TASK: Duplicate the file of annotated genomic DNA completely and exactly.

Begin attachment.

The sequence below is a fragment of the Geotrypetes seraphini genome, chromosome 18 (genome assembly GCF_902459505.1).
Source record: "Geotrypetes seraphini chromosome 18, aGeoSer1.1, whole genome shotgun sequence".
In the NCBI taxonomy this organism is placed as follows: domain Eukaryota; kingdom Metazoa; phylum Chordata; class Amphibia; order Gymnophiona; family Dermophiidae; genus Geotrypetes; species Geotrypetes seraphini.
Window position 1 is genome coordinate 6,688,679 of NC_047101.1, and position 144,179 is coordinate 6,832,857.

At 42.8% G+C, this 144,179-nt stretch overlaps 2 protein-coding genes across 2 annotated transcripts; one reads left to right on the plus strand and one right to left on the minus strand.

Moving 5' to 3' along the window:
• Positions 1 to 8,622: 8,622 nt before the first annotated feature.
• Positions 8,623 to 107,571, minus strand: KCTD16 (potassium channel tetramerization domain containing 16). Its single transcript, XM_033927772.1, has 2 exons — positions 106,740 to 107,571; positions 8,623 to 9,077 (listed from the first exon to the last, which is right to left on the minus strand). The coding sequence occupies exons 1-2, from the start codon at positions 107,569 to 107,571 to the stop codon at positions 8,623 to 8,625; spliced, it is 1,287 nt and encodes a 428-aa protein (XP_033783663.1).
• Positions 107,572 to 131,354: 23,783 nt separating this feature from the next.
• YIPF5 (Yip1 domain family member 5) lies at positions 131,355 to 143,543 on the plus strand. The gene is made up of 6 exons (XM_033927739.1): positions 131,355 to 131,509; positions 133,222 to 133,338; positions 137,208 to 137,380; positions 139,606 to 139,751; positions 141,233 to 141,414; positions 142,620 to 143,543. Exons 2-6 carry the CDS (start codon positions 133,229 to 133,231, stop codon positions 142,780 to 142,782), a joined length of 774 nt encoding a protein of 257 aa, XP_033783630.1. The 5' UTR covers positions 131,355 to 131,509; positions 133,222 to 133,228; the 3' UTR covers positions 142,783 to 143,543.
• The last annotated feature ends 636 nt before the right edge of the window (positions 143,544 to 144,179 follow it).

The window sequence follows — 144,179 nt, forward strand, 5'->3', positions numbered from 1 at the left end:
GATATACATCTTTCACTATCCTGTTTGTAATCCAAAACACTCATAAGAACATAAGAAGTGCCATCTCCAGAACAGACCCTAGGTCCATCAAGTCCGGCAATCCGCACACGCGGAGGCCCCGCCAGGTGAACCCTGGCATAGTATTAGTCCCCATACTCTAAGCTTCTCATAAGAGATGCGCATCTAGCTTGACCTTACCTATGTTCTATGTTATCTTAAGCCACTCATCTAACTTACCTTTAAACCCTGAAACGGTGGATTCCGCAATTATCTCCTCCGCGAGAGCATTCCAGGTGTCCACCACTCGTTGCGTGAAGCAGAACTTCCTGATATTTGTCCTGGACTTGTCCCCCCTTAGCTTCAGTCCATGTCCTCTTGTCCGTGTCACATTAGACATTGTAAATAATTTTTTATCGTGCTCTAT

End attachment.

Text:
The sequence below is a fragment of the Geotrypetes seraphini genome, chromosome 18 (genome assembly GCF_902459505.1).
Source record: "Geotrypetes seraphini chromosome 18, aGeoSer1.1, whole genome shotgun sequence".
In the NCBI taxonomy this organism is placed as follows: domain Eukaryota; kingdom Metazoa; phylum Chordata; class Amphibia; order Gymnophiona; family Dermophiidae; genus Geotrypetes; species Geotrypetes seraphini.
Window position 1 is genome coordinate 6,688,679 of NC_047101.1, and position 144,179 is coordinate 6,832,857.

At 42.8% G+C, this 144,179-nt stretch overlaps 2 protein-coding genes across 2 annotated transcripts; one reads left to right on the plus strand and one right to left on the minus strand.

Moving 5' to 3' along the window:
• Positions 1 to 8,622: 8,622 nt before the first annotated feature.
• Positions 8,623 to 107,571, minus strand: KCTD16 (potassium channel tetramerization domain containing 16). Its single transcript, XM_033927772.1, has 2 exons — positions 106,740 to 107,571; positions 8,623 to 9,077 (listed from the first exon to the last, which is right to left on the minus strand). The coding sequence occupies exons 1-2, from the start codon at positions 107,569 to 107,571 to the stop codon at positions 8,623 to 8,625; spliced, it is 1,287 nt and encodes a 428-aa protein (XP_033783663.1).
• Positions 107,572 to 131,354: 23,783 nt separating this feature from the next.
• YIPF5 (Yip1 domain family member 5) lies at positions 131,355 to 143,543 on the plus strand. The gene is made up of 6 exons (XM_033927739.1): positions 131,355 to 131,509; positions 133,222 to 133,338; positions 137,208 to 137,380; positions 139,606 to 139,751; positions 141,233 to 141,414; positions 142,620 to 143,543. Exons 2-6 carry the CDS (start codon positions 133,229 to 133,231, stop codon positions 142,780 to 142,782), a joined length of 774 nt encoding a protein of 257 aa, XP_033783630.1. The 5' UTR covers positions 131,355 to 131,509; positions 133,222 to 133,228; the 3' UTR covers positions 142,783 to 143,543.
• The last annotated feature ends 636 nt before the right edge of the window (positions 143,544 to 144,179 follow it).

The window sequence follows — 144,179 nt, forward strand, 5'->3', positions numbered from 1 at the left end:
GATATACATCTTTCACTATCCTGTTTGTAATCCAAAACACTCATAAGAACATAAGAAGTGCCATCTCCAGAACAGACCCTAGGTCCATCAAGTCCGGCAATCCGCACACGCGGAGGCCCCGCCAGGTGAACCCTGGCATAGTATTAGTCCCCATACTCTAAGCTTCTCATAAGAGATGCGCATCTAGCTTGACCTTACCTATGTTCTATGTTATCTTAAGCCACTCATCTAACTTACCTTTAAACCCTGAAACGGTGGATTCCGCAATTATCTCCTCCGCGAGAGCATTCCAGGTGTCCACCACTCGTTGCGTGAAGCAGAACTTCCTGATATTTGTCCTGGACTTGTCCCCCCTTAGCTTCAGTCCATGTCCTCTTGTCCGTGTCACATTAGACATTGTAAATAATTTTTTATCGTGCTCTAT